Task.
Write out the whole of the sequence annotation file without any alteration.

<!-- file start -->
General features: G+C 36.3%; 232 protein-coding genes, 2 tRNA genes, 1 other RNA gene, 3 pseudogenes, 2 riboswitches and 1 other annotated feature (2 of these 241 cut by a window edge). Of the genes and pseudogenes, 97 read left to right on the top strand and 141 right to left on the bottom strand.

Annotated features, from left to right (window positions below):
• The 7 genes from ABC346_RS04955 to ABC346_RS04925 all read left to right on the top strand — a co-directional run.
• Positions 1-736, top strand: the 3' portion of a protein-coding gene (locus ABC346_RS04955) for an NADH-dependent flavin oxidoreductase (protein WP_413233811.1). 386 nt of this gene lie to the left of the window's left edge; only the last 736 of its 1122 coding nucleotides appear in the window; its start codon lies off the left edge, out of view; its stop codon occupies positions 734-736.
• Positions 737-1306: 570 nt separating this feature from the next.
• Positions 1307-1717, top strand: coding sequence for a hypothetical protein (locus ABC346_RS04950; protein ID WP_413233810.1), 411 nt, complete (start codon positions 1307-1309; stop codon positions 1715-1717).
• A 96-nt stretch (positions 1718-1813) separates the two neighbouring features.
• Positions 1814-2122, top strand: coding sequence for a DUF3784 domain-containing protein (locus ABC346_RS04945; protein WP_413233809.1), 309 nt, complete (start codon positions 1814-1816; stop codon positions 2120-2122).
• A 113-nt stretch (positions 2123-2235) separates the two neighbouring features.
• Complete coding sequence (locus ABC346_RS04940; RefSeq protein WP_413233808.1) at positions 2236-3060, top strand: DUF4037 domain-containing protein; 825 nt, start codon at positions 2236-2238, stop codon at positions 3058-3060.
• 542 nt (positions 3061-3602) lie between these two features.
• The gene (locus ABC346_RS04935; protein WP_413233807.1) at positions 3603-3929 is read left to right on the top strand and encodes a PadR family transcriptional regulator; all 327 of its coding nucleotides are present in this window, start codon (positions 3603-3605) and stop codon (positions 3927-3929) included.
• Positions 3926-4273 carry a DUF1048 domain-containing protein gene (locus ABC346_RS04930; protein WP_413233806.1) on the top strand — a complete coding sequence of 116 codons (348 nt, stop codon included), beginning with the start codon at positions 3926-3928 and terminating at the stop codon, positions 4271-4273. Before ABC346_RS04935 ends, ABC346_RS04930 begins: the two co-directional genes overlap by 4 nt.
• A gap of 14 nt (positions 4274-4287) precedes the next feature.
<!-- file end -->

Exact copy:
General features: G+C 36.3%; 232 protein-coding genes, 2 tRNA genes, 1 other RNA gene, 3 pseudogenes, 2 riboswitches and 1 other annotated feature (2 of these 241 cut by a window edge). Of the genes and pseudogenes, 97 read left to right on the top strand and 141 right to left on the bottom strand.

Annotated features, from left to right (window positions below):
• The 7 genes from ABC346_RS04955 to ABC346_RS04925 all read left to right on the top strand — a co-directional run.
• Positions 1-736, top strand: the 3' portion of a protein-coding gene (locus ABC346_RS04955) for an NADH-dependent flavin oxidoreductase (protein WP_413233811.1). 386 nt of this gene lie to the left of the window's left edge; only the last 736 of its 1122 coding nucleotides appear in the window; its start codon lies off the left edge, out of view; its stop codon occupies positions 734-736.
• Positions 737-1306: 570 nt separating this feature from the next.
• Positions 1307-1717, top strand: coding sequence for a hypothetical protein (locus ABC346_RS04950; protein ID WP_413233810.1), 411 nt, complete (start codon positions 1307-1309; stop codon positions 1715-1717).
• A 96-nt stretch (positions 1718-1813) separates the two neighbouring features.
• Positions 1814-2122, top strand: coding sequence for a DUF3784 domain-containing protein (locus ABC346_RS04945; protein WP_413233809.1), 309 nt, complete (start codon positions 1814-1816; stop codon positions 2120-2122).
• A 113-nt stretch (positions 2123-2235) separates the two neighbouring features.
• Complete coding sequence (locus ABC346_RS04940; RefSeq protein WP_413233808.1) at positions 2236-3060, top strand: DUF4037 domain-containing protein; 825 nt, start codon at positions 2236-2238, stop codon at positions 3058-3060.
• 542 nt (positions 3061-3602) lie between these two features.
• The gene (locus ABC346_RS04935; protein WP_413233807.1) at positions 3603-3929 is read left to right on the top strand and encodes a PadR family transcriptional regulator; all 327 of its coding nucleotides are present in this window, start codon (positions 3603-3605) and stop codon (positions 3927-3929) included.
• Positions 3926-4273 carry a DUF1048 domain-containing protein gene (locus ABC346_RS04930; protein WP_413233806.1) on the top strand — a complete coding sequence of 116 codons (348 nt, stop codon included), beginning with the start codon at positions 3926-3928 and terminating at the stop codon, positions 4271-4273. Before ABC346_RS04935 ends, ABC346_RS04930 begins: the two co-directional genes overlap by 4 nt.
• A gap of 14 nt (positions 4274-4287) precedes the next feature.